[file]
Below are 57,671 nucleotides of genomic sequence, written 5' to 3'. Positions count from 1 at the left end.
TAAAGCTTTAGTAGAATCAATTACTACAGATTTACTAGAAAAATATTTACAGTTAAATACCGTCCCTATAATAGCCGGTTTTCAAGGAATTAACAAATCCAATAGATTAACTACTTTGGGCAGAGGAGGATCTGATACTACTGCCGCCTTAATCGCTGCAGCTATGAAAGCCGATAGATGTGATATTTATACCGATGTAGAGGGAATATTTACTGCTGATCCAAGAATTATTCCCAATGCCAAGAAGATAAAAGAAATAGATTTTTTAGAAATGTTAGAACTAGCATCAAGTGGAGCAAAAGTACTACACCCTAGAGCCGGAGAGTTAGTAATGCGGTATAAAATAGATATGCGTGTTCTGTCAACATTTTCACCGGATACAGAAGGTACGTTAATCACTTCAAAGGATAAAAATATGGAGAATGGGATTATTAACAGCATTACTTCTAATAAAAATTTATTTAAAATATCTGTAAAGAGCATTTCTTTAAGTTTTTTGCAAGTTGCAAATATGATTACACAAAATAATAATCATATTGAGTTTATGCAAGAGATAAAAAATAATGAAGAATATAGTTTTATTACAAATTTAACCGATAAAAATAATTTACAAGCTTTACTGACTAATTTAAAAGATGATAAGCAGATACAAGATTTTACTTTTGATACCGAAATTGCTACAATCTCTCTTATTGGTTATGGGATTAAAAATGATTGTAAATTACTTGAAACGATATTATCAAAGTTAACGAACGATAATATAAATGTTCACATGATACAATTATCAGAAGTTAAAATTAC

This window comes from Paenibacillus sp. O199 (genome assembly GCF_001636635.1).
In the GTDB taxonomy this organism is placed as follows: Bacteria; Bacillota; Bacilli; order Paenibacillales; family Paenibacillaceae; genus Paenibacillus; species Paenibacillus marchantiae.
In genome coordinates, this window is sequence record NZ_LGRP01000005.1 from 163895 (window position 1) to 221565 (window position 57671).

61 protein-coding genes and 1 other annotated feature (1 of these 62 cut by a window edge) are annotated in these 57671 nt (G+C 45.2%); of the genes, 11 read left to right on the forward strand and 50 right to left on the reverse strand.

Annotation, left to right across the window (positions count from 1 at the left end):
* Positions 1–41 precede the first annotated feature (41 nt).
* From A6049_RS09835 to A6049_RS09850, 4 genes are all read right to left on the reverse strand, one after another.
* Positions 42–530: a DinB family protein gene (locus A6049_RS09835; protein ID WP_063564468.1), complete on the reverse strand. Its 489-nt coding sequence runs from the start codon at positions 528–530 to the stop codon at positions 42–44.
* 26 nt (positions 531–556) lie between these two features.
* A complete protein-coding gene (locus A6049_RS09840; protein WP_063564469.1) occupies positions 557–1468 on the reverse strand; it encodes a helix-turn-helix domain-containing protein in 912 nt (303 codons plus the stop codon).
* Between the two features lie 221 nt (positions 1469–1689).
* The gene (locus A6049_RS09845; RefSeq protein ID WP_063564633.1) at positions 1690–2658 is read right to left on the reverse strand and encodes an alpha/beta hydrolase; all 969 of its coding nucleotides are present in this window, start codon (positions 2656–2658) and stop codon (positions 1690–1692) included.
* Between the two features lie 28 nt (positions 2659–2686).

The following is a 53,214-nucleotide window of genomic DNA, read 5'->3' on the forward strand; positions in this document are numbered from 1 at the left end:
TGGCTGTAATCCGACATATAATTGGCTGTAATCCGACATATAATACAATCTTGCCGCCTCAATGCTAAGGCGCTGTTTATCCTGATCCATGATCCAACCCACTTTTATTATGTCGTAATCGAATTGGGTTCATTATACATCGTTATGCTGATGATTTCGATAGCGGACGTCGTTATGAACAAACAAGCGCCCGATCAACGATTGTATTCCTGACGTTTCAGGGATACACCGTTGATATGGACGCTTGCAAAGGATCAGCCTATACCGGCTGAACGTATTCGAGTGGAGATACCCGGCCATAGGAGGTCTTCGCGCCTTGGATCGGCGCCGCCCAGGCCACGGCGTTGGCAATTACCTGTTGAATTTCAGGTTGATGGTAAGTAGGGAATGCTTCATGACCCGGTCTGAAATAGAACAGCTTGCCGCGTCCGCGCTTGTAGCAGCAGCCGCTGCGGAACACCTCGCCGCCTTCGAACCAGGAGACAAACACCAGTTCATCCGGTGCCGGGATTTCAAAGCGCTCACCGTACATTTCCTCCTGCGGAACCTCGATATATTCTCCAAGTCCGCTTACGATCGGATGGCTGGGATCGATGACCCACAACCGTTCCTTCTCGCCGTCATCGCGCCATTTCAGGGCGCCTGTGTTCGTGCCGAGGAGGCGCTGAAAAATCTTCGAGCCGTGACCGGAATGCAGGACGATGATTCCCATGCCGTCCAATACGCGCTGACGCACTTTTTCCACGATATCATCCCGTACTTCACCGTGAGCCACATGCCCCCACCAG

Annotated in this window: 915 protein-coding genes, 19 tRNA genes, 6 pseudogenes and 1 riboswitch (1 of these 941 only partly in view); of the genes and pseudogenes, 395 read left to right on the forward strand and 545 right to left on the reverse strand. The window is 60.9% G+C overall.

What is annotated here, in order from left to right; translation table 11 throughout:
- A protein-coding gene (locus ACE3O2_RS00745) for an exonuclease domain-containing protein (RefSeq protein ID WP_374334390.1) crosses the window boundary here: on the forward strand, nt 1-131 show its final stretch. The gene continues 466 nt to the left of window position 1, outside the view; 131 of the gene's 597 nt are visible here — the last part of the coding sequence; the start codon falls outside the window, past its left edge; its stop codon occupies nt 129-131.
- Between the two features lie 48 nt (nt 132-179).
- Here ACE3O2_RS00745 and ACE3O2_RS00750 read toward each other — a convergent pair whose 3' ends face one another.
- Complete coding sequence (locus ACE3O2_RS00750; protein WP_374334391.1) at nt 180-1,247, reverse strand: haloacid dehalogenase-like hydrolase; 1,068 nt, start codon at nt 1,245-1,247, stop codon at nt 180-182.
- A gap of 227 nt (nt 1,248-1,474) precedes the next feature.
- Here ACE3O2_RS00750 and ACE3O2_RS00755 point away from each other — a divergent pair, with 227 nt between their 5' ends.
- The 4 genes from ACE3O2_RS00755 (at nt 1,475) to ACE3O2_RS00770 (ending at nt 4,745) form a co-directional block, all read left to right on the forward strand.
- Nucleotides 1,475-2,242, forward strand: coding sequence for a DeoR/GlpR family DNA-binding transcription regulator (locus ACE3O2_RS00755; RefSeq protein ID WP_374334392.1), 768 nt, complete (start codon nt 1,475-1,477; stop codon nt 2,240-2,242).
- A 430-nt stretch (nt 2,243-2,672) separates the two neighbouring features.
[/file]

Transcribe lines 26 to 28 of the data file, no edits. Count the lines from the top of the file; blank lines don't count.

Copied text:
- The 4 genes from ACE3O2_RS00755 (at nt 1,475) to ACE3O2_RS00770 (ending at nt 4,745) form a co-directional block, all read left to right on the forward strand.
- Nucleotides 1,475-2,242, forward strand: coding sequence for a DeoR/GlpR family DNA-binding transcription regulator (locus ACE3O2_RS00755; RefSeq protein ID WP_374334392.1), 768 nt, complete (start codon nt 1,475-1,477; stop codon nt 2,240-2,242).
- A 430-nt stretch (nt 2,243-2,672) separates the two neighbouring features.